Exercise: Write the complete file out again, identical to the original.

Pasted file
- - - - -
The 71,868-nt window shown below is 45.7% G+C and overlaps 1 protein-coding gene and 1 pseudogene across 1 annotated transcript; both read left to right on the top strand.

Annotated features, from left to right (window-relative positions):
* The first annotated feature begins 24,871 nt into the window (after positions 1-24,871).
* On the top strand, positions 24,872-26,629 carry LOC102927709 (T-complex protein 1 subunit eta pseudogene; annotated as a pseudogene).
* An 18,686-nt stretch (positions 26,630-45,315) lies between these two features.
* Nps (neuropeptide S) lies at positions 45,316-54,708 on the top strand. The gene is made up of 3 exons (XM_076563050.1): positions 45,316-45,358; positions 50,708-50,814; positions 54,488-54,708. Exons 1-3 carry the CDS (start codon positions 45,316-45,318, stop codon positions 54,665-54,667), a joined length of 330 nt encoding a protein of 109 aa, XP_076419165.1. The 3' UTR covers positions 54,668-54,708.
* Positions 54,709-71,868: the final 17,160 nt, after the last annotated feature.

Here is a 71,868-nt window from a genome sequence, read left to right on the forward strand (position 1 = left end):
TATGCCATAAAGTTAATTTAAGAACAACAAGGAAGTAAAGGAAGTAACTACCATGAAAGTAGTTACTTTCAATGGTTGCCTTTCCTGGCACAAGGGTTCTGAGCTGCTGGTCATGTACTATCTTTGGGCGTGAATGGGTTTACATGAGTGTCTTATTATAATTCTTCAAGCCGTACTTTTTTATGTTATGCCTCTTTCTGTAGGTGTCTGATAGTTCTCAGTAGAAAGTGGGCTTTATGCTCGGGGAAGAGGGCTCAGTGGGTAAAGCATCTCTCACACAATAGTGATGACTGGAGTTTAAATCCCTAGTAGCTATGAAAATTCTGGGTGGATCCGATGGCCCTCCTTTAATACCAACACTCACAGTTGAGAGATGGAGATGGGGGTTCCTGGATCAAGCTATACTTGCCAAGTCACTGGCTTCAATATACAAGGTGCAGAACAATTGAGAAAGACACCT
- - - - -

The 71,868-nt window shown below is 45.7% G+C and overlaps 1 protein-coding gene and 1 pseudogene across 1 annotated transcript; both read left to right on the top strand.

Annotated features, from left to right (window-relative positions):
* The first annotated feature begins 24,871 nt into the window (after positions 1-24,871).
* On the top strand, positions 24,872-26,629 carry LOC102927709 (T-complex protein 1 subunit eta pseudogene; annotated as a pseudogene).
* An 18,686-nt stretch (positions 26,630-45,315) lies between these two features.
* Nps (neuropeptide S) lies at positions 45,316-54,708 on the top strand. The gene is made up of 3 exons (XM_076563050.1): positions 45,316-45,358; positions 50,708-50,814; positions 54,488-54,708. Exons 1-3 carry the CDS (start codon positions 45,316-45,318, stop codon positions 54,665-54,667), a joined length of 330 nt encoding a protein of 109 aa, XP_076419165.1. The 3' UTR covers positions 54,668-54,708.
* Positions 54,709-71,868: the final 17,160 nt, after the last annotated feature.

Here is a 71,868-nt window from a genome sequence, read left to right on the forward strand (position 1 = left end):
TATGCCATAAAGTTAATTTAAGAACAACAAGGAAGTAAAGGAAGTAACTACCATGAAAGTAGTTACTTTCAATGGTTGCCTTTCCTGGCACAAGGGTTCTGAGCTGCTGGTCATGTACTATCTTTGGGCGTGAATGGGTTTACATGAGTGTCTTATTATAATTCTTCAAGCCGTACTTTTTTATGTTATGCCTCTTTCTGTAGGTGTCTGATAGTTCTCAGTAGAAAGTGGGCTTTATGCTCGGGGAAGAGGGCTCAGTGGGTAAAGCATCTCTCACACAATAGTGATGACTGGAGTTTAAATCCCTAGTAGCTATGAAAATTCTGGGTGGATCCGATGGCCCTCCTTTAATACCAACACTCACAGTTGAGAGATGGAGATGGGGGTTCCTGGATCAAGCTATACTTGCCAAGTCACTGGCTTCAATATACAAGGTGCAGAACAATTGAGAAAGACACCT